SAN DIEGO -- A week ago, Ravens right defensive end Michael McCrary was the toast of the locker room. His four sacks had punctuated a victory for the win-starved Ravens. His performance yielded an AFC Defensive Player of the Week award.
Yesterday, McCrary lived life on the other side of football's line.
First of all, San Diego veteran left offensive tackle John Jackson -- with double-teaming help from such teammates as tight end Freddie Jones and H-back Wendell Davis -- denied McCrary his favorite meal. McCrary tasted no sacks, while his teammate and friendly rival, linebacker Peter Boulware, broke out of a slump with 1.5 sacks.
But McCrary hurt the Ravens in other, more glaring and controversial ways. The Ravens committed a handful of fourth-quarter penalties, but none as memorable as McCrary's.
"No coach or player can make me feel worse than I made myself feel," said a dejected McCrary, who stared at the floor while facing his locker on a stool. "I played my game, and I made some mistakes that cost us dearly. This is probably my lowest point and the team's lowest point.
"I think it was a terrible game for me. Anytime your defense plays as hard as we played, the last thing I want to do is let my teammates down. I don't like to let anybody down."
Early in the fourth quarter, the Ravens had seemingly held off San Diego with an inspired, goal-line stand. But on kicker John Carney's 24-yard field goal, McCrary was called for a leverage penalty. Officials said McCrary stepped onto a Chargers player before leaping to try and block Carney's attempt. The Chargers took the automatic first down and scored a go-ahead touchdown on the next play.
With nearly nine minutes left in the game, McCrary cost the Ravens precious field position when he stumbled into quarterback Craig Whelihan's knees from behind, dropping Whelihan after he had thrown an incomplete pass on third-and-25 from the Chargers' 5.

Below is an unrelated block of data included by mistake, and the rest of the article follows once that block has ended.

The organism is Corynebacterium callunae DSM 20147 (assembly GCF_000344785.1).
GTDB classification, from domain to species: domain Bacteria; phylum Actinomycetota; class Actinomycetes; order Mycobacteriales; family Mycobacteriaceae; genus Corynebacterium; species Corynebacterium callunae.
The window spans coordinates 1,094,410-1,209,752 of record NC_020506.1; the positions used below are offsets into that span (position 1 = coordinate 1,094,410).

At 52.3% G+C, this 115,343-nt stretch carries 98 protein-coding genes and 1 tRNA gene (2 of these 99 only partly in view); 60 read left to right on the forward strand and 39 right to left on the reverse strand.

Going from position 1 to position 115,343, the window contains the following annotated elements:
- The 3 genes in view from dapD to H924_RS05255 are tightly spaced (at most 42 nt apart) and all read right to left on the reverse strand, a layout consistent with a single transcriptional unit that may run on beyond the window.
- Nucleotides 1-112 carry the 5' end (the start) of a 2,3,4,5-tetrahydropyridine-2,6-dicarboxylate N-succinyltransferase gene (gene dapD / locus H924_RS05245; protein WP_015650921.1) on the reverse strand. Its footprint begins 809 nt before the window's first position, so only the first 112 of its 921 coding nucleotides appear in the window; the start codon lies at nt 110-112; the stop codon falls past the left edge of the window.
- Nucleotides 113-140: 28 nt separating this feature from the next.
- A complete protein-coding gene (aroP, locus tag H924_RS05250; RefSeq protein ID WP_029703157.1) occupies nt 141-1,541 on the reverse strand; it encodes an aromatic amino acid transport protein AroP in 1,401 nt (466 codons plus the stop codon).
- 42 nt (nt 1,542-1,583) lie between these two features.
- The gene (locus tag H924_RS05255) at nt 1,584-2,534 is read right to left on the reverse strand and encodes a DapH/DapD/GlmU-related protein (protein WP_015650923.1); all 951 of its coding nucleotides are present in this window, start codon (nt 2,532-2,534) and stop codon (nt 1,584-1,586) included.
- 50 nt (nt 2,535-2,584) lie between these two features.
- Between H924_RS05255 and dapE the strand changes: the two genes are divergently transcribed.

Roughing-the-passer penalty. First-and-10 for the Chargers at the San Diego 20. Three more valuable minutes passed before the Ravens would get the ball back.
The leverage call was confusing to say the least, bizarre to say the most. Referee Gerry Austin ruled that McCrary "put his knee on an opponent to get higher to attempt to block a field goal. That call isn't often made because it doesn't occur often."
McCrary insisted no infraction occurred in the first place.
"I have no idea why they called that. I was just trying to jump over a guy to block the kick," he said. "I guess I have to learn the rules. I didn't even know there was a call like that."
On the roughing penalty, McCrary fought through a double-team block in the end zone, stumbled and came in from behind Whelihan at a low angle. He took two steps after Whelihan had let go of the ball.
"I got off a double-team, came after the quarterback and didn't see the ball thrown," he said. "I guess I have to look up and be more responsible."
"I don't care how tough you are, nobody wants to be called for plays like that," said defensive tackle James Jones.
McCrary, who had a relatively quiet day with three solo tackles, was not alone in making crunch-time mistakes. Over the final six minutes, following McCrary's moments, three other Ravens stuck out in the worst way.
With a little more than five minutes to play, left guard Ben Cavil committed his second false start of the game, putting the Ravens in a first-and-15 hole at the San Diego 30. The Ravens eventually settled for a 42-yard field goal by Matt Stover, cutting the Chargers' lead to 14-13 with 3: 49 left.
Then, with 1: 54 left, after the Ravens had forced a San Diego punt, Donny Brady committed an unsportsmanlike-conduct penalty that pushed the Ravens back to their 19 to begin their final possession. Two plays later, Eric Green's offensive-interference infraction buried the Ravens back on their 12 with 1: 35 left.
Pub Date: 11/16/98